Ruby’s tally method was introduced in 2.7. It’s a super convenient method on Enumerable that I was recently able to use. Tally counts each element’s occurrences and returns a hash where the key is the element, and the value is the count.

Pre-Tally

If you are like me, any time you needed to get back a count of the times an element showed up in a collection, you headed over to StackOverflow and looked up how to do it. You probably ended up implementing something that looked like one of the examples below:

list = ["a", "b", "b", "a", "c", "d", "d", "d", "e"]

list.group_by { |v| v }.map { |k, v| [k, v.size] }.to_h
#=> {"a"=>2, "b"=>2, "c"=>1, "d"=>3, "e"=>1}

list.each_with_object(Hash.new(0)) { |v, h| h[v] += 1 }
#=> {"a"=>2, "b"=>2, "c"=>1, "d"=>3, "e"=>1}

Maybe you needed to count how many times some value showed up in a collection of hashes.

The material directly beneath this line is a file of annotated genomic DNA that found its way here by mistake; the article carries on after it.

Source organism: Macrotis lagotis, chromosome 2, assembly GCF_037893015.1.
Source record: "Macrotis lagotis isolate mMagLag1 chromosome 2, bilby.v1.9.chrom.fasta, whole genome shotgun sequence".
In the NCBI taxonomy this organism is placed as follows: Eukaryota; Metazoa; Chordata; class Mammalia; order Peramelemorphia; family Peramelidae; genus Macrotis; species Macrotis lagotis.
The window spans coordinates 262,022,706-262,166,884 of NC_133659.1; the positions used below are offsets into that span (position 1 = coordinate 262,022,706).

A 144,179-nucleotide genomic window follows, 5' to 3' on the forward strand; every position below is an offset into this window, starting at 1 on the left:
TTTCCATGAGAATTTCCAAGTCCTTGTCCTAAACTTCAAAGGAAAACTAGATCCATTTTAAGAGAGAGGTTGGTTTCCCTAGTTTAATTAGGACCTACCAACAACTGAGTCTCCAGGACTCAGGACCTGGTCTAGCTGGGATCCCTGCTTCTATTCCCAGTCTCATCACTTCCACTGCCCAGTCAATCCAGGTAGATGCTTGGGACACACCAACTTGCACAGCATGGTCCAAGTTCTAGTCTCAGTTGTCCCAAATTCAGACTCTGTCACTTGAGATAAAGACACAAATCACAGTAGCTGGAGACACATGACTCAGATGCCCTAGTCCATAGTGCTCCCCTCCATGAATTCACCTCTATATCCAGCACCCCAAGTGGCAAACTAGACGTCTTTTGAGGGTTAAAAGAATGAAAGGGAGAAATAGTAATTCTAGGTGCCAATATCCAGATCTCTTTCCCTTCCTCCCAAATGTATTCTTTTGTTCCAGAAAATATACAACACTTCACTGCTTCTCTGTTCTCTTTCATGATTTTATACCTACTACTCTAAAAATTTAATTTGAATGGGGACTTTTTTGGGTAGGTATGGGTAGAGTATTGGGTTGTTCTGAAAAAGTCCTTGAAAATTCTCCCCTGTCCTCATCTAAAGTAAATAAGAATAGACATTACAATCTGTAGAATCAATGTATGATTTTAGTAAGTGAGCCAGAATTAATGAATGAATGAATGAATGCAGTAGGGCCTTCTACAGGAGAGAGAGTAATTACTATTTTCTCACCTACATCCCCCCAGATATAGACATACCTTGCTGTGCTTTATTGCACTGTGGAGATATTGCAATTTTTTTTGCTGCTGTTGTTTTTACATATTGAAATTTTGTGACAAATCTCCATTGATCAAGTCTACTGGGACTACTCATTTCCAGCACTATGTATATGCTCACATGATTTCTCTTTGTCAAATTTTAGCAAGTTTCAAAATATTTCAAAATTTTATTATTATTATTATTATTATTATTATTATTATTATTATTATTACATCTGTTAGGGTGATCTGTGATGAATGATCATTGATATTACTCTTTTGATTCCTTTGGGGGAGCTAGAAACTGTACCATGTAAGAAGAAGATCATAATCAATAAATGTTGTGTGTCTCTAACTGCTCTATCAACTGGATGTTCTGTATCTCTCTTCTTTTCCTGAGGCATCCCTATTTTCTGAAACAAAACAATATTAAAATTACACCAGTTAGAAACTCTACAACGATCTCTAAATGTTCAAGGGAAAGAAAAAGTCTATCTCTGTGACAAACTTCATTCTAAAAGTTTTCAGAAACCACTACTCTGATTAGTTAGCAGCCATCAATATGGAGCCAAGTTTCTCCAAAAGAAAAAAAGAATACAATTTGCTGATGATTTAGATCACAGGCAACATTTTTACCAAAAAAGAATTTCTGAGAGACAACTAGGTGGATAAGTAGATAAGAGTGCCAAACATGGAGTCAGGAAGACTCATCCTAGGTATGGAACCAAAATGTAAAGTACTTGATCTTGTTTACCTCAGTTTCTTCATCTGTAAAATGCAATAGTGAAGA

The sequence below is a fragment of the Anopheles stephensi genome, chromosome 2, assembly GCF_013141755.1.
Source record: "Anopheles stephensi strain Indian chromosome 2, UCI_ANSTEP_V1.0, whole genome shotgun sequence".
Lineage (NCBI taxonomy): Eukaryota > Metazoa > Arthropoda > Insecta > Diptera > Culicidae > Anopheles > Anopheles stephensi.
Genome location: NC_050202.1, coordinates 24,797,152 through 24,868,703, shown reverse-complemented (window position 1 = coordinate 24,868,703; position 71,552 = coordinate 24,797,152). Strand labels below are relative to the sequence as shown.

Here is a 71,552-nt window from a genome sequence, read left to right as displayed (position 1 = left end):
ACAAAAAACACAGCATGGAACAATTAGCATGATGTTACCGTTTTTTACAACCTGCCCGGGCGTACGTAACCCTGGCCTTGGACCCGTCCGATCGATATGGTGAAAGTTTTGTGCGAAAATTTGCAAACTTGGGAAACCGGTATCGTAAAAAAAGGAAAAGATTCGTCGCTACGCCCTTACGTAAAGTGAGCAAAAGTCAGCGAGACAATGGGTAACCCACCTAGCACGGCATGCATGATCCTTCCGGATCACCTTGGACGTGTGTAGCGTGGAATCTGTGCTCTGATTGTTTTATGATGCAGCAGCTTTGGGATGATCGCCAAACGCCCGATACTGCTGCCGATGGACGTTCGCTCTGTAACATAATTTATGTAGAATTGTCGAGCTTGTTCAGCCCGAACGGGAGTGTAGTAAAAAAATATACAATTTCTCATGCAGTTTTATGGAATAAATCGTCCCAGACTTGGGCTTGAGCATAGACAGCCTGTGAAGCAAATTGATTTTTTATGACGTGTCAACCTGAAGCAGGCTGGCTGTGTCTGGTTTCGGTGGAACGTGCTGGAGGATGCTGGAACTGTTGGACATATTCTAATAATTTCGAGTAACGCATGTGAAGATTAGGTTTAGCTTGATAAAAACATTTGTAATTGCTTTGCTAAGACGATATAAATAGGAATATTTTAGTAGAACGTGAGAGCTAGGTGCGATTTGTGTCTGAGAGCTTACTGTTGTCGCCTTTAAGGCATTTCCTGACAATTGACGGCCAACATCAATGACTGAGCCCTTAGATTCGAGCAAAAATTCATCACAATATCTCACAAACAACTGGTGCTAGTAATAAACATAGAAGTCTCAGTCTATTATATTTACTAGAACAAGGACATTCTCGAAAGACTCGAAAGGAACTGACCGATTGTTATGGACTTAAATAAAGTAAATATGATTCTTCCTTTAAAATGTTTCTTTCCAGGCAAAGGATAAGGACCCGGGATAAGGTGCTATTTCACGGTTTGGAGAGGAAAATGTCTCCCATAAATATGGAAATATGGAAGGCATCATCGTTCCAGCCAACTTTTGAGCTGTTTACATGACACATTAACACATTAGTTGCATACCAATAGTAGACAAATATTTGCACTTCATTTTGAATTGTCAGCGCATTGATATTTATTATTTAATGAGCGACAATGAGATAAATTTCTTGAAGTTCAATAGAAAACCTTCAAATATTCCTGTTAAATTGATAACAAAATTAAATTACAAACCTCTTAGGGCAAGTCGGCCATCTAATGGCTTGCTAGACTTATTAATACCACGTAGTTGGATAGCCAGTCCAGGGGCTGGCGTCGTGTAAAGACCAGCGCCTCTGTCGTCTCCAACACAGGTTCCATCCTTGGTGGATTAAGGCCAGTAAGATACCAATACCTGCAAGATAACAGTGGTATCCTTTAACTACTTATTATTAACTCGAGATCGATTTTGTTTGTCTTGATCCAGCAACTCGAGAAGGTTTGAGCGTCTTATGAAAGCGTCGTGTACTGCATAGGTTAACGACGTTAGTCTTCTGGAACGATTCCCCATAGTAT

hashes = [{name: "Meagan" }, { name: "Meagan" }, { name: "Lauren" }]

hashes.group_by(&:itself).map { |k, v| k.merge(count: v.length)}
#=> [{ :name => "Meagan", :count => 2}, { :name => "Lauren", :count => 1 }]

Using tally

Tally makes that collection into hash transformation so much easier.

list = ["a", "b", "b", "a", "c", "d", "d", "d", "e"]
list.tally
#=> {"a"=>2, "b"=>2, "c"=>1, "d"=>3, "e"=>1}

Bam. You did it. Let’s use tally on our collection of hashes example.

hashes = [{name: "Meagan" }, { name: "Meagan" }, { name: "Lauren" }]
h.tally
#=> {{:name=>"Meagan"}=>2, {:name=>"Lauren"}=>1}

hashes.tally.map { |k, v| k.merge({count: v}) }
#=> [{:name=>"Meagan", :count=>2}, {:name=>"Lauren", :count=>1}]

It still requires a little bit of munging to get the same return we got in the pre-tally example.

Conclusion & Further Reading

I hope that you found this useful and can add tally to your toolkit. Knowing tally means one less Google search I’ll need to do in the future when I’ve got to count occurrences of an element in an array.